Empty streets and paranoia as northern Italy goes into lockdown
A photo taken on March 8, 2020, shows a deserted Colosseum monument in Rome, after it was closed along with some of the city's other landmarks and museums as the Italian government approved drastic measures in an attempt to halt the spread of the COVID-19 outbreak.–AFP
The sun shone on deserted squares in Milan and empty gondolas in Venice on Sunday as a quarter of Italy’s population came to grips with being cut off from the rest of the country, under new rules strictly limiting movement in and out of the new red zone.
While some packed their bags and fled, most in northern Italy stayed to brave a lockdown imposed by the government on some 15 million people, as it ramps up the fight against the deadly coronavirus.
The country on Sunday recorded the second-highest coronavirus toll in the world, after reporting a sharp jump in deaths—up 133 to 366 -- and overtaking South Korea on infections.
“The virus closes the heart of the north,” the Stampa daily’s headline read, while Il Messaggero went with “Half of Italy shuts”.
It was not clear, however, how strictly the order would be enforced, or how authorities could prevent people from leaving.
The decree said that only people with a “serious” reason that cannot be postponed, such as urgent work or family issues, would be allowed in or out of the quarantine zones, which cover Lombardy and 14 provinces in four other regions.
But it does allow for the return home of those who were in the affected areas but live elsewhere, including tourists.
The outspoken head of Italy’s opposition far-right League party, Matteo Salvini, demanded clarity from the government for the “millions of worried Italians”.
“Who can do what? Where can they go? Who can work? Who can travel? And what about borders with other countries?”
Milan and Venice airports were open, but Alitalia said it was suspending national and international flights to and from Milan Malpensa airport, and operating only domestic routes from Milan Linate.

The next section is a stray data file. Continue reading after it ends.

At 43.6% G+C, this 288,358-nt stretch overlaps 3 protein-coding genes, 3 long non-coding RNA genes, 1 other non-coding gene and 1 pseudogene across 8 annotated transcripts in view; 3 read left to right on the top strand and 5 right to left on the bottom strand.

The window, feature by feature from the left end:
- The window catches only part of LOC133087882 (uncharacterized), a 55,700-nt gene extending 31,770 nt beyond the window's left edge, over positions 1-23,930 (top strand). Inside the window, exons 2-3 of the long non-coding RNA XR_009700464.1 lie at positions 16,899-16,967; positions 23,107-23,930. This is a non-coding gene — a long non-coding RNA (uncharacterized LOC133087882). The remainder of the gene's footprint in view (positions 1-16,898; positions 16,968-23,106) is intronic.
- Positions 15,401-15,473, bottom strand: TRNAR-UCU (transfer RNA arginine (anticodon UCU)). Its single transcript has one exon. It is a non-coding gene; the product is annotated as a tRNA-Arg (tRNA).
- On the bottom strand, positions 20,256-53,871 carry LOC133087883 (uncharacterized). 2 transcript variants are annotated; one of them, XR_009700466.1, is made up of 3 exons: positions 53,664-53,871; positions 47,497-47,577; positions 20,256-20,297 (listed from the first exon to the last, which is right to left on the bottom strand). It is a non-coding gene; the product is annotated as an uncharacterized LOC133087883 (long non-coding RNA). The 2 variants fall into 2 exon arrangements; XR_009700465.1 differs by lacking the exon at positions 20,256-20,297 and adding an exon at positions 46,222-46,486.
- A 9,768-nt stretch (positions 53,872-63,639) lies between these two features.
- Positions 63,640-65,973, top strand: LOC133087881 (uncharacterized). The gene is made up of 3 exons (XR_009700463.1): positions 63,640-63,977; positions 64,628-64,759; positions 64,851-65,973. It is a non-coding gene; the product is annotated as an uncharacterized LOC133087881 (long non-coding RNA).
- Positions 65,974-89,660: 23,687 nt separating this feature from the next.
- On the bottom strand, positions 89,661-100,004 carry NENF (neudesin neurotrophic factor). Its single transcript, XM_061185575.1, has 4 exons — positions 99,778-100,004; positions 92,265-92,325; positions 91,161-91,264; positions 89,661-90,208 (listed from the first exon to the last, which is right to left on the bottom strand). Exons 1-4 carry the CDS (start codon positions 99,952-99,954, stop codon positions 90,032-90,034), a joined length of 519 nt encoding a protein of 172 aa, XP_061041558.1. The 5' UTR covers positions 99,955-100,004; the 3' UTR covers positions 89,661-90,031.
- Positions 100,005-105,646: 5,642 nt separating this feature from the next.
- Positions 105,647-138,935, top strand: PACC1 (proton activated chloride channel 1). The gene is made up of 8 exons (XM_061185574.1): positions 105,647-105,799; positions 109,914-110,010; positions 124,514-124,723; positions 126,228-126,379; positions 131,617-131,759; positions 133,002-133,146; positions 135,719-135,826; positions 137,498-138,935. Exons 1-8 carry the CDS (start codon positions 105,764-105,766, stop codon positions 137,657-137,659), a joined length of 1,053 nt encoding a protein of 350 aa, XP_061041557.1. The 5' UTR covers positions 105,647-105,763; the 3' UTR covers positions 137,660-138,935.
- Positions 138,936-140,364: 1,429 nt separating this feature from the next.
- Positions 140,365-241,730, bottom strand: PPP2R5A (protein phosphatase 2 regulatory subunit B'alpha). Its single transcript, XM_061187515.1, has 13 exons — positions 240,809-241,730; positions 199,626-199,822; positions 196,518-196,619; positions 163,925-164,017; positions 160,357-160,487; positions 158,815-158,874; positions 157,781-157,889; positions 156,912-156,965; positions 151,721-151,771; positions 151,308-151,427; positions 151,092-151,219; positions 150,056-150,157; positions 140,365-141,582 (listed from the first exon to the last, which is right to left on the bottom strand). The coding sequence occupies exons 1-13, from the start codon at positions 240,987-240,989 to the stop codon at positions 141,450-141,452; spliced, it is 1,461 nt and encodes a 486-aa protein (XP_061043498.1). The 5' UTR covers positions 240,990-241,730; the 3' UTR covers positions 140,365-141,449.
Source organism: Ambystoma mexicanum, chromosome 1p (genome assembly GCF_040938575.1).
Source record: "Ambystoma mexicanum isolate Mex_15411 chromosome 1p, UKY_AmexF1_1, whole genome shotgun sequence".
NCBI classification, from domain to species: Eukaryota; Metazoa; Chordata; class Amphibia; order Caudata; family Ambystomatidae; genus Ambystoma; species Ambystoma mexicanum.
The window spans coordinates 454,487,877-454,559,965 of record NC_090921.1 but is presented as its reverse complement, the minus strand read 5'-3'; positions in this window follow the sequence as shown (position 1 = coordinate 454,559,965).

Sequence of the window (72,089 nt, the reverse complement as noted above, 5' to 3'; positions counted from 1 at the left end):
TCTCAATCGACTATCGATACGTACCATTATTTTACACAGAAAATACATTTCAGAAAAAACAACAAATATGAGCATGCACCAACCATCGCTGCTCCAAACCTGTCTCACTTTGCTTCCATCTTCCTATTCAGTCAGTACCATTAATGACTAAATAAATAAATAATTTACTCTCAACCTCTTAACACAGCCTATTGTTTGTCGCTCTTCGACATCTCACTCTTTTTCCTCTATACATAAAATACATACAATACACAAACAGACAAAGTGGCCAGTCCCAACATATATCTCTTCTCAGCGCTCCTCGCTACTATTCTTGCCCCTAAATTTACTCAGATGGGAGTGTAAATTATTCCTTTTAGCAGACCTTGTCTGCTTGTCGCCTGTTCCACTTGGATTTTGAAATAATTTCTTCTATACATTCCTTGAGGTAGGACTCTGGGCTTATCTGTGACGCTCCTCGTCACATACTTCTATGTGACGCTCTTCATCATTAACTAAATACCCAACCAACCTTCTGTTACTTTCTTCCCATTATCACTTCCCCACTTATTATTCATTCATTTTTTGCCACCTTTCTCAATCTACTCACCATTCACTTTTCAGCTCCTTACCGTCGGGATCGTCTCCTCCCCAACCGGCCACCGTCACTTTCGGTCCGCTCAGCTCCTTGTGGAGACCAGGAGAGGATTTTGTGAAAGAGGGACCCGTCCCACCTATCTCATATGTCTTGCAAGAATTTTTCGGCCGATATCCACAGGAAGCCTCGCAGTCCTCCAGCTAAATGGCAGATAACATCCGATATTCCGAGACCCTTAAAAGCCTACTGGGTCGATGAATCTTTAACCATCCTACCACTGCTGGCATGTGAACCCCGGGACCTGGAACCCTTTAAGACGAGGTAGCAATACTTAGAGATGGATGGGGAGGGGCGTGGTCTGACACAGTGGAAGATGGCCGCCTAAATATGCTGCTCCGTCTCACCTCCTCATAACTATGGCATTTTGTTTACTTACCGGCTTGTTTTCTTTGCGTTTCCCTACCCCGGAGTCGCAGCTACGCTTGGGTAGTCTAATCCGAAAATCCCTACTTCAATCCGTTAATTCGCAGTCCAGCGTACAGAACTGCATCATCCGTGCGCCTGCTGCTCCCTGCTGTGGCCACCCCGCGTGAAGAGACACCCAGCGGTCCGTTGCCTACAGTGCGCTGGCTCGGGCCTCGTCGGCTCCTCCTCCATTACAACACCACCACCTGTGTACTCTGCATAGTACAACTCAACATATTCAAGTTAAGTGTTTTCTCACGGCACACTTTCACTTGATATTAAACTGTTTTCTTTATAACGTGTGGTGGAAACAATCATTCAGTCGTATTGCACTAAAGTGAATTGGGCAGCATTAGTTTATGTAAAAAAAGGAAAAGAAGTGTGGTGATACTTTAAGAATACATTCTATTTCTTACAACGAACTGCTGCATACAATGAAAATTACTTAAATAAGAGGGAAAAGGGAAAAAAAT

It was business as usual at train stations. The borders with Austria, Switzerland and Slovenia remain open.
Pina Antinucci, a psychoanalyst in her 60s who lives in Milan, said told AFP she was suffering nightmares and felt the state was “bombarding us with anxieties, spreading paranoia”.
“I’d like to know if I’m infected... it would be better to know if I have that unwanted guest who occupies our homes, minds and lives,” she said.
With more than 230 fatalities, Italy has recorded the most deaths from the COVID-19 disease of any country outside China, where the outbreak began in December.
The new rules came shortly after the news that the number of people infected had jumped by over 1,200 in a 24-hour period.
‘Uncertainty, anxiety, confusion’
The plan was leaked to the media on Saturday, infuriating Prime Minister Giuseppe Conte, who slammed it as “unacceptable”, saying it had created “uncertainty, anxiety, (and) confusion”.
Expert Massimo Galli, the head of a team of doctors from the Biomedical Research Institute in Milan who managed to identify the Italian strain last month, told AFP it had been a “disastrous communication error” and “absolute idiocracy”.
Italian virologist Roberto Burioni described the leak on Twitter as “pure madness”.
“The draft of a very harsh decree is leaked, sparking panic and prompting people to try and flee the (then) theoretical red zone, carrying the virus with them,” he said on social media.
“In the end, the only effect is to help the virus to spread. I’m lost for words”.
Vincenzo Tosetti, a 34-year old actor and Venice resident, told AFP “many people I know have fled, mainly from Milan.
“My cousins, my friends, they packed bags and left last night”.
“This is going to test the Italians’ ability to behave responsibly, and I have to say that up until now they’ve been failing. There’s been an exodus”.
Fellow Venetian Giancarlo, 49, who did not want to give his last name, said it was “a lovely sunny day, but you can feel the anxiety in the air”.
The floating city was also virtually empty of tourists, which was “a big blow”.
“First the city was hit by record floods, now this. Venice is very fragile right now,” he said.
Italy has found itself at the forefront of the global fight against the virus, with more than 5,800 infections recorded in the past seven weeks.
The virus has now spread to all 22 Italian regions and the first deaths are being recorded in Italy’s less well medically equipped south.
The head of the Puglia region in southern Italy pleaded with anyone thinking of returning from Lombardy and the other 11 provinces in lockdown—which include the cities of Parma and Rimini—to “stop and turn around”.
“Get off (the train) at the first station, don’t get on the flights to Bari and Brindisi, turn your cars around, get off the bus at the next stop. Don’t bring the epidemic to Puglia,” he said on Facebook.
“You are carrying to the lungs of your brothers and sisters, grandparents, uncles, cousins, and parents, the virus that has severely strained the health system in northern Italy,” he added.